Review: St Heliers Bay Bistro, St Heliers

By Peter Calder

Address: 387 Tamaki Drive, St Heliers, Auckland
Phone: (09) 575 6995
Rating: 4.5/5

The bistro has been minimally, though cheerfully, dressed up. Photo / Doug Sherring
The bistro has been minimally, though cheerfully, dressed up. Photo / Doug Sherring

I can remember the day I first walked into Cafe on Kohi. This small box of a coffee shop and breakfast joint, by the pedestrian crossing on the Kohimarama beachfront, came into view about the same time that I was getting saddle-sore on a waterfront bike ride.

It was nothing special to look at. But within a minute or so it would impress as a cut - no, make that several cuts - above the competition. Water glasses landed on the table about the same moment as we landed on the seats; the place was packed but the food came quickly (though care and skill had been lavished on its preparation); the staff were bright and gracious, friendly without being familiar and unbelievably professional and efficient; the scrambled eggs were dangerously good; the coffee was first-rate and arrived precisely when we had specified in relation to the food.

On subsequent visits, the experience has been unfailingly of the same high standard. Of Auckland establishments, only the evergreen Prego is so reliably and predictably flawless. It is little wonder that proprietors Scott Brown and Jackie Grant have prospered as their small empire has expanded to Rosehip in Parnell, Richmond Rd Cafe in Grey Lynn, and Takapuna Beach Cafe.

I've always hungered for the chance to sing their praises in print, but their operations have all been daytime-only and this column, perhaps arbitrarily, restricts itself to places that are open at night. Then word reached me that they had set up a bistro in St Heliers.

Not that it was easy to find. There was only the faintest trace online and the phone number number above, which is on the bill, doesn't connect yet. There wouldn't be much point in calling it though, because they'd just tell you - terribly politely - that they don't take bookings. Hell, they don't even have any signwriting on the door or windows, but you will recognise the place instantly: trust me on this.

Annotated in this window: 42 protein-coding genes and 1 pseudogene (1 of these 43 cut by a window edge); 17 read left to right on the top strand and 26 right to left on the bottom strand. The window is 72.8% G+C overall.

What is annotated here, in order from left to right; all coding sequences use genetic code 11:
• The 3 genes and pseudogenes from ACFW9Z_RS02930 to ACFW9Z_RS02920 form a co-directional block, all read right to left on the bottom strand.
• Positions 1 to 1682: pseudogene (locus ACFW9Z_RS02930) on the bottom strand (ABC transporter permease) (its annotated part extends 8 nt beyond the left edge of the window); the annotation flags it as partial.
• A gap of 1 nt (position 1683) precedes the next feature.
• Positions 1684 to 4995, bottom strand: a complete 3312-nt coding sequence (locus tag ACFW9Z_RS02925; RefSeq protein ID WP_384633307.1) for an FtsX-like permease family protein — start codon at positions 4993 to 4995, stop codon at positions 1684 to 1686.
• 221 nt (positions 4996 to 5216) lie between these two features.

If I was feeling pleased with myself at having got there before anyone else had heard of it, the smugness evaporated as soon as we arrived: it was packed and several people were loitering hopefully in the doorway. Fortunately, there is a splendid high slate-topped table where you can take in the view (the pohutukawa are still in bloom) while you wait for a table.

The restaurant occupies half of an uninspiring commercial building - the other half is a bank - that has been minimally though cheerfully dressed up: big faux-cane lampshades soften the straight lines and the tables and chairs are of a beautiful blond-wood veneer. The back wall is green tile and the kitchen is in full view.

The daytime menu, which starts with the muesli and blueberries, contains the signature flourishes, such as crab and chive in the scrambled eggs, that regulars at other Brown/Grant establishments will recognise. The problem I found with the evening menu was that there was not a single item on it that I didn't want to try.

A handsomely presented fish'n'chips and a burger (pulled pork, emmental, apple slaw) seemed in high demand. Small and tasty Whangamata scallops were paired with lime segments; the roasted beets came with mint and orange. Alas, the duck sausage, dressed with an oily prune and pinenut sauce, had sold out - scarcely surprising; we learned later they had served 900 meals that day.

There were stumbles: a plate of pickled, marinated and raw vegetables (radish, cucumber, mushroom) seemed scarcely worth naming as a dish even with the addition of a nice horeseradish cream, and the hazelnut gnocchi were poor - the texture closer to that of banana cake than the firm, even rubbery, bite required. But having been told of our discontent, the maitre d' showed a genuine interest in our objections (no, he didn't recognise me) and shouted us a dessert.

As to the rest, a serve of calf's fry and bacon with a wickedly buttery potato gratin showed the kitchen's effortless command of the basics. The burrata (a mozzarella derivative) demonstrated the wisdom of using the very best ingredients (in particular, oils and breads) and getting out of their way. And the desserts included a crumble with perfectly sweet-sour fresh apricots that hummed with summer.

A wine list intelligently divided into sections with user-friendly descriptions - crisp aromatic whites; elegant perfumed reds - is another of many smart touches. Get along here soon: the table is well worth the wait.

Verdict: Another triumph for Brown and Grant.

- Herald on Sunday

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